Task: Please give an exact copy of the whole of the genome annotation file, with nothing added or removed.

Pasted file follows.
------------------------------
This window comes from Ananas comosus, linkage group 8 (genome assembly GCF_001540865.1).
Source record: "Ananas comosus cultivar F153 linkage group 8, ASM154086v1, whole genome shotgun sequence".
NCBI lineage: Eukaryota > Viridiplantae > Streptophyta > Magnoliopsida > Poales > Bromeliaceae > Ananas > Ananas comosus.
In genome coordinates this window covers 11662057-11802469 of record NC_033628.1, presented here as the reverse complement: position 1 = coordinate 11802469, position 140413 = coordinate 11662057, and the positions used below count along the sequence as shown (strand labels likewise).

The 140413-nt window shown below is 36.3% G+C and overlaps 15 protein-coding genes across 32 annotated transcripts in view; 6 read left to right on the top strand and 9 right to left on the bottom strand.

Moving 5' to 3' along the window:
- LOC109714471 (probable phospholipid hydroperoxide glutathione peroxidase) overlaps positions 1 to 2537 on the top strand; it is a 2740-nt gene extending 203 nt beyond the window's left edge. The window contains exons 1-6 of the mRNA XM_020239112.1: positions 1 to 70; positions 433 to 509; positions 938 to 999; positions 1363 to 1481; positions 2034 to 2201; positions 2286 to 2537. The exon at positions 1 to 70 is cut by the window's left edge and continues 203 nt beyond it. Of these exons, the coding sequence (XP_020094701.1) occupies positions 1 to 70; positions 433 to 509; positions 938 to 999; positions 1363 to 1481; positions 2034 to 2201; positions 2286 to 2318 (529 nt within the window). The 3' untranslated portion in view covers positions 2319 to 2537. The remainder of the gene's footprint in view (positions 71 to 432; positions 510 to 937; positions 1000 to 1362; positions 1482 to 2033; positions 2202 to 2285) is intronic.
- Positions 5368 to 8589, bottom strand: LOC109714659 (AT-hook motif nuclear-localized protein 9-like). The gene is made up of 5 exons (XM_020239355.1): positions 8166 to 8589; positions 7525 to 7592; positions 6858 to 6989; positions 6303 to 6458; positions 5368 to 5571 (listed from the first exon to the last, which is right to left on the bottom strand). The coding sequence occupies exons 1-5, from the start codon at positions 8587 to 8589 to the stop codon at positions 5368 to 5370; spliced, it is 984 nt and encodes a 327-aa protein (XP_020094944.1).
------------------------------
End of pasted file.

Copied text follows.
This window comes from Ananas comosus, linkage group 8 (genome assembly GCF_001540865.1).
Source record: "Ananas comosus cultivar F153 linkage group 8, ASM154086v1, whole genome shotgun sequence".
NCBI lineage: Eukaryota > Viridiplantae > Streptophyta > Magnoliopsida > Poales > Bromeliaceae > Ananas > Ananas comosus.
In genome coordinates this window covers 11662057-11802469 of record NC_033628.1, presented here as the reverse complement: position 1 = coordinate 11802469, position 140413 = coordinate 11662057, and the positions used below count along the sequence as shown (strand labels likewise).

The 140413-nt window shown below is 36.3% G+C and overlaps 15 protein-coding genes across 32 annotated transcripts in view; 6 read left to right on the top strand and 9 right to left on the bottom strand.

Moving 5' to 3' along the window:
- LOC109714471 (probable phospholipid hydroperoxide glutathione peroxidase) overlaps positions 1 to 2537 on the top strand; it is a 2740-nt gene extending 203 nt beyond the window's left edge. The window contains exons 1-6 of the mRNA XM_020239112.1: positions 1 to 70; positions 433 to 509; positions 938 to 999; positions 1363 to 1481; positions 2034 to 2201; positions 2286 to 2537. The exon at positions 1 to 70 is cut by the window's left edge and continues 203 nt beyond it. Of these exons, the coding sequence (XP_020094701.1) occupies positions 1 to 70; positions 433 to 509; positions 938 to 999; positions 1363 to 1481; positions 2034 to 2201; positions 2286 to 2318 (529 nt within the window). The 3' untranslated portion in view covers positions 2319 to 2537. The remainder of the gene's footprint in view (positions 71 to 432; positions 510 to 937; positions 1000 to 1362; positions 1482 to 2033; positions 2202 to 2285) is intronic.
- Positions 5368 to 8589, bottom strand: LOC109714659 (AT-hook motif nuclear-localized protein 9-like). The gene is made up of 5 exons (XM_020239355.1): positions 8166 to 8589; positions 7525 to 7592; positions 6858 to 6989; positions 6303 to 6458; positions 5368 to 5571 (listed from the first exon to the last, which is right to left on the bottom strand). The coding sequence occupies exons 1-5, from the start codon at positions 8587 to 8589 to the stop codon at positions 5368 to 5370; spliced, it is 984 nt and encodes a 327-aa protein (XP_020094944.1).